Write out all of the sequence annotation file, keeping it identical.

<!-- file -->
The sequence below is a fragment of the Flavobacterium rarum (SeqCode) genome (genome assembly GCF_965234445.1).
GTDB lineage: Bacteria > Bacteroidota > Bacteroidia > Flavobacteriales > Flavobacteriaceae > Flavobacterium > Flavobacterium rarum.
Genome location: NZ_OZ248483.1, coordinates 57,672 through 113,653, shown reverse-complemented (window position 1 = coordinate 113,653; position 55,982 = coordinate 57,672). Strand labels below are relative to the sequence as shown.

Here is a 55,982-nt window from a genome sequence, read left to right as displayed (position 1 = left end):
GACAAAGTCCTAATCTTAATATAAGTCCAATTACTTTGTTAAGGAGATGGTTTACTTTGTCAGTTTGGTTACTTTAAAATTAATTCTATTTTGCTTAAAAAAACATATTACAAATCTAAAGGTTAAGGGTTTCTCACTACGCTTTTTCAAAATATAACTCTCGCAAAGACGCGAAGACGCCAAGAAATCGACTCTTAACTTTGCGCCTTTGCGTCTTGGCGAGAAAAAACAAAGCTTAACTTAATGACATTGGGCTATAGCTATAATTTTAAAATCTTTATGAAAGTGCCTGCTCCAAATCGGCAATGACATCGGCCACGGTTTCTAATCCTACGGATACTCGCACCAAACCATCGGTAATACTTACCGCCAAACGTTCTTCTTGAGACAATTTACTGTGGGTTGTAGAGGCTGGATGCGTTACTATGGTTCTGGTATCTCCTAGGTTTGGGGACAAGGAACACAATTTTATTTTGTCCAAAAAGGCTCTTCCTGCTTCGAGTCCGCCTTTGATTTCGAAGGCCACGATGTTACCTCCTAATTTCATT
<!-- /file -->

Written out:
The sequence below is a fragment of the Flavobacterium rarum (SeqCode) genome (genome assembly GCF_965234445.1).
GTDB lineage: Bacteria > Bacteroidota > Bacteroidia > Flavobacteriales > Flavobacteriaceae > Flavobacterium > Flavobacterium rarum.
Genome location: NZ_OZ248483.1, coordinates 57,672 through 113,653, shown reverse-complemented (window position 1 = coordinate 113,653; position 55,982 = coordinate 57,672). Strand labels below are relative to the sequence as shown.

Here is a 55,982-nt window from a genome sequence, read left to right as displayed (position 1 = left end):
GACAAAGTCCTAATCTTAATATAAGTCCAATTACTTTGTTAAGGAGATGGTTTACTTTGTCAGTTTGGTTACTTTAAAATTAATTCTATTTTGCTTAAAAAAACATATTACAAATCTAAAGGTTAAGGGTTTCTCACTACGCTTTTTCAAAATATAACTCTCGCAAAGACGCGAAGACGCCAAGAAATCGACTCTTAACTTTGCGCCTTTGCGTCTTGGCGAGAAAAAACAAAGCTTAACTTAATGACATTGGGCTATAGCTATAATTTTAAAATCTTTATGAAAGTGCCTGCTCCAAATCGGCAATGACATCGGCCACGGTTTCTAATCCTACGGATACTCGCACCAAACCATCGGTAATACTTACCGCCAAACGTTCTTCTTGAGACAATTTACTGTGGGTTGTAGAGGCTGGATGCGTTACTATGGTTCTGGTATCTCCTAGGTTTGGGGACAAGGAACACAATTTTATTTTGTCCAAAAAGGCTCTTCCTGCTTCGAGTCCGCCTTTGATTTCGAAGGCCACGATGTTACCTCCTAATTTCATT